Owen’s parents are very safety conscious, even for the village of Barrow. That is why he wears a safety helmet all the time, and his bed is enclosed in chicken wire and sandbags. More often than not, when he is at home, he is confined to his shuttered bedroom. Barrow is ringed with stormtraps which keep the constant tornados at bay and its children may never leave the village for fear of rampant bears. Ross Montgomery’s first book was shortlisted for the Branford Boase and the Costa Book Award and he follows it up with this humorous take on the restrictions placed on children in the name of safety, in which Owen and his friends decide to emulate Owen’s grandparents and rather than cowering indoors, go out and actively look for danger, becoming Tornado Chasers. The mix of thrills and laughs is well done, with the mood becoming progressively more serious. I couldn’t help but be reminded of Louis Sachar’s Holes; and not only in the sun-glassed figure of the Warden of the County Detention Centre, where recalcitrant children are taken. Like Holes, The Tornado Chasers shows us an unreal world which takes its cues from our own and asks troubling questions, this time about what right adults have to restrict their children’s lives for their safety and where might the line be drawn between freedom and risk. It’s a consistently funny and exciting story whose ending offers both a twist and a surprise.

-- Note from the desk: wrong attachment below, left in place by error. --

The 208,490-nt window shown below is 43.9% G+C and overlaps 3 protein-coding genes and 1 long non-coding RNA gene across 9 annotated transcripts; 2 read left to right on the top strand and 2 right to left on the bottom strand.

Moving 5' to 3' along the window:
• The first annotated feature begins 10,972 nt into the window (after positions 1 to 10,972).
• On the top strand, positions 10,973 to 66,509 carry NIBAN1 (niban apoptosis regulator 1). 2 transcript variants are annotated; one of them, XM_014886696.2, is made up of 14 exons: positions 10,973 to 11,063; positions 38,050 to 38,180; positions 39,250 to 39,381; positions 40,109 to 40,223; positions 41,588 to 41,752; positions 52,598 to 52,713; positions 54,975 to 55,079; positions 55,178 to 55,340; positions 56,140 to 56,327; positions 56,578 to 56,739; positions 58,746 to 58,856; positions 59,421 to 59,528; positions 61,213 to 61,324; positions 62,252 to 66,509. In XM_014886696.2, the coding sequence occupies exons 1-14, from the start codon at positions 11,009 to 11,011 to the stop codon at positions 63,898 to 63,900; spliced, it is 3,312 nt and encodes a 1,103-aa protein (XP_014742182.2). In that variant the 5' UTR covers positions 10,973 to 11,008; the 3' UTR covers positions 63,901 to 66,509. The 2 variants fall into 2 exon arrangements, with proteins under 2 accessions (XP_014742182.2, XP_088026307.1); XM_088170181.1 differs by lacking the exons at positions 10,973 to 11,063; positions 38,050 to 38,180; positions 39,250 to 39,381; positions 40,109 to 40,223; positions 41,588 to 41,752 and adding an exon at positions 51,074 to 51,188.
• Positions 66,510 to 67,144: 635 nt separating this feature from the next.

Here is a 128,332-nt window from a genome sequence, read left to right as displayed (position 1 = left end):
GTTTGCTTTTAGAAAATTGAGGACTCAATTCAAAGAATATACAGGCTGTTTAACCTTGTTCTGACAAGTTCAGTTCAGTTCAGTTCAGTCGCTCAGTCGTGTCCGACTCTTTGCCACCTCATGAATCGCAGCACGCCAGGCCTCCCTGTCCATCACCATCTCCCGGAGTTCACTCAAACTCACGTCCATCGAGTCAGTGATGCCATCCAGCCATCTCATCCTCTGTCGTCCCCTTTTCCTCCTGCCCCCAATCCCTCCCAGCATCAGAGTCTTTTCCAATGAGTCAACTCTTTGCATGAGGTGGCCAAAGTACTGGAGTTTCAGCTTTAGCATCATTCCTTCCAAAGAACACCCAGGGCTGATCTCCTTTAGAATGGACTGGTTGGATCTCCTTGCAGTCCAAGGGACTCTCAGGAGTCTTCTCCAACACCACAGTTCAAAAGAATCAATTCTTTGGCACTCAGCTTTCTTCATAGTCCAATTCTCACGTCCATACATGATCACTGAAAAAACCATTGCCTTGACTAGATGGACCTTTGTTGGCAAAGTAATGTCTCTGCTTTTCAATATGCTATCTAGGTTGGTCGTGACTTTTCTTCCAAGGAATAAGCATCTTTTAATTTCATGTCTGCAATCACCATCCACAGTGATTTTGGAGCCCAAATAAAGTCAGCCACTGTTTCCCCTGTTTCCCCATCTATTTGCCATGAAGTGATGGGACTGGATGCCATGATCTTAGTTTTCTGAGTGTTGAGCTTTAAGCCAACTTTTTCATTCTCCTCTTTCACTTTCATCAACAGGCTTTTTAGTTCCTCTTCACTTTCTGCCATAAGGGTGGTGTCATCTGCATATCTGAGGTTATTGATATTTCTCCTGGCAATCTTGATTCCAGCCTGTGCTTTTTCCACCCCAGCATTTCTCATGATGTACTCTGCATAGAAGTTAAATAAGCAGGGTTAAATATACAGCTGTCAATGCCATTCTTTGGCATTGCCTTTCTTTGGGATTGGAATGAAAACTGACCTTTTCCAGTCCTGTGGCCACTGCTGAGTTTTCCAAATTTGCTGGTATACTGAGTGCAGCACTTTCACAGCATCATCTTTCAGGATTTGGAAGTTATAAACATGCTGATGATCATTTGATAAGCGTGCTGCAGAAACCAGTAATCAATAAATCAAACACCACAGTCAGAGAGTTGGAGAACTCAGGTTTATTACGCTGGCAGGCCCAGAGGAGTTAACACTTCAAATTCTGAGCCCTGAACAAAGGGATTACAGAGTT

http://booksforkeeps.co.uk/wp-content/uploads/2020/12/bfklogo.png 0 0 Angie Hill http://booksforkeeps.co.uk/wp-content/uploads/2020/12/bfklogo.png Angie Hill2014-07-01 01:00:252021-10-12 11:32:32The Tornado Chasers